Saudis prefer traditional clothes to Western styles of dress and generally wear modern adaptations of age-old designs. The loose, flowing traditional garments are practical for the Kingdom's hot, windswept climate and in keeping with the Islamic ideal of modesty. Men wear an ankle-length shirt of cotton, known as a thawb. On their heads, they wear a large square of cotton (ghutra) that is folded diagonally over a skullcap (kufiyyah) and held in place with a cord circlet (igaal). The flowing, full-length outer cloak (bisht), generally made of wool or camel hair, completes the outfit. In the old days, the bisht was also used as a blanket while traveling. Women customarily wear a black outer cloak (abaya) over their dress, which may well be modern in style. On their heads, Saudi women traditionally wear a shayla – a black, gauzy scarf wrapped around the head and secured with circlets, hats, or jewelry. Traditional dress is often richly decorated with coins, sequins, or brightly colored fabric appliqués. Some Saudi women wear veils made of sheer material. In a harsh desert environment, a thin veil protects from constant sun exposure, which can damage the skin and eyes. Today, a veil is also a sign of modesty and virtue.
Jewelry has been an essential part of Arabian dress for thousands of years. More than just personal decoration, jewelry symbolized social and economic status. For the migrant Bedouins, it was also an easily transportable form of wealth and security. Traditional jewelry was mostly made of silver, although gold was also used. Jewelers used stones such as turquoise, garnets and amber from the Kingdom's rich mines, and pearls and coral from the coastal areas. Tiny bells, coins and chains were also used for decoration. Designs primarily evolved from Islamic calligraphy and motifs, and featured intricate patterns of geometric shapes, leaves, crescents, and flowers. Today, Saudi women still receive gifts of jewelry from their husbands when they marry or have children. Unlike their ancestors, who received large amounts of bracelets, rings, earrings, and necklaces as part of their dowry, modern Saudi women wear jewelry in traditional and contemporary designs with diamonds and a variety of precious metals. Solid gold bracelets remain a traditional gift for girls.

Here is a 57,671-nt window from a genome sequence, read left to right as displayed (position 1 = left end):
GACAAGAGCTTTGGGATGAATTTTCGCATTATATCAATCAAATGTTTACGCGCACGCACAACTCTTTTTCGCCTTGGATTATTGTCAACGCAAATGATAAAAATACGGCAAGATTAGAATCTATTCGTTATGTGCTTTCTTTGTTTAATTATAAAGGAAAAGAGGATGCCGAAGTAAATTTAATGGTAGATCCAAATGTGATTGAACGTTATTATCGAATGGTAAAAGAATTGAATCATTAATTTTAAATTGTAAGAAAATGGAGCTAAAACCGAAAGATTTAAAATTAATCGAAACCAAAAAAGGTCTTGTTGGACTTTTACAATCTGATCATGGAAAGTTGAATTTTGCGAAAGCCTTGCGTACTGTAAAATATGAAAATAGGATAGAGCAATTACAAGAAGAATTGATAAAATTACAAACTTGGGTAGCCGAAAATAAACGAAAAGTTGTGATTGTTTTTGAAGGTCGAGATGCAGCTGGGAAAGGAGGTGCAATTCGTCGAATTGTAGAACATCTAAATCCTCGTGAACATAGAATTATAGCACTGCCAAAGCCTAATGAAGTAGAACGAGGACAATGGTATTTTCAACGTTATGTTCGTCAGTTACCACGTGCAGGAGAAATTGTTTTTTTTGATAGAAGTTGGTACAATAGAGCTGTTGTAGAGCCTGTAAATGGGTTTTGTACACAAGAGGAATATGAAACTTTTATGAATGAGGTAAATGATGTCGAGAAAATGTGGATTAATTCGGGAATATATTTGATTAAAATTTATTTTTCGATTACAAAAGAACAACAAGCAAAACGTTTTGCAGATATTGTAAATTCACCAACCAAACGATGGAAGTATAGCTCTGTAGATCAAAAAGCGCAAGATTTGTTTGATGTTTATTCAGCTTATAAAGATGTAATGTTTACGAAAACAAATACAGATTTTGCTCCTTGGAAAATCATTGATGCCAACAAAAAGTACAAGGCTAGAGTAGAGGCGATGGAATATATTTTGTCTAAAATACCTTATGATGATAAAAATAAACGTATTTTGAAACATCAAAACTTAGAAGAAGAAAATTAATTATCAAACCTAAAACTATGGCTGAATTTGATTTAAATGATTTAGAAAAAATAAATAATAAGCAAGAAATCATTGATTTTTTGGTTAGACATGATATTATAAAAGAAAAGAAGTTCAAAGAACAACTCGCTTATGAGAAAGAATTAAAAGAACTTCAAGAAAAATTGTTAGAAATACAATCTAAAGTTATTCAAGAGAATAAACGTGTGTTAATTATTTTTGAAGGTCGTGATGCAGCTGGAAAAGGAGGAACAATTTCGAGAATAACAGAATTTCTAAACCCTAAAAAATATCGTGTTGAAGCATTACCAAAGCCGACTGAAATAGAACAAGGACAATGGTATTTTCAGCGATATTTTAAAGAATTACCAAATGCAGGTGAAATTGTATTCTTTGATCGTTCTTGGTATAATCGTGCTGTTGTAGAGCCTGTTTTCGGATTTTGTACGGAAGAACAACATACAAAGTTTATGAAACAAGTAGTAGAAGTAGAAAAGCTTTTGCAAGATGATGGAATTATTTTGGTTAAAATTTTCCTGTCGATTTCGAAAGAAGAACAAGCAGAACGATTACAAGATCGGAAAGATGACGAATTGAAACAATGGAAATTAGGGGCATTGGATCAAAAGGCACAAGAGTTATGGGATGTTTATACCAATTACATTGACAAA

As a Muslim country, alcohol is not served in Saudi Arabia, although this does not restrict the variety of beverages available there. Fresh juices like hibiscus, orange, and mango, as well as non-alcoholic cocktails are widely offered. Coffee, and all varieties of tea are commonly consumed. The foods are tied mainly to the terrain: Saudi Arabia is 95 percent desert, home to the Empty Quarter known as Ar-Rub Al-Khali, and many traditional dishes reflect the ancient trade caravans and nomadic lifestyles of desert dwellers. Basmati rice and heavy spices from the East were easy to transport on long caravans, musky dried black limes were carried from neighboring countries, and local dried dates and camel's milk were essential to the ancient diet. To this day, dates — as well as qahwa, a lightly roasted coffee ground with cardamom pods and flavored with saffron and sometimes cloves — remain vital to the culture of hospitality. In fact, both are routinely offered to guests entering a home, or even an office. Lunch is traditionally the main meal of the day, and it almost always includes a rice dish, like kabsa, considered the national dish of Saudi Arabia. Kabsa is richly spiced (every household tends to have its own favorite seasoning blend) without being piquant or having much "spicy heat". The flavorful rice is topped with roast chicken, meat or even fish, and a tomato and chili salsa is often served on the side to brighten it up, along with a simple chopped salad.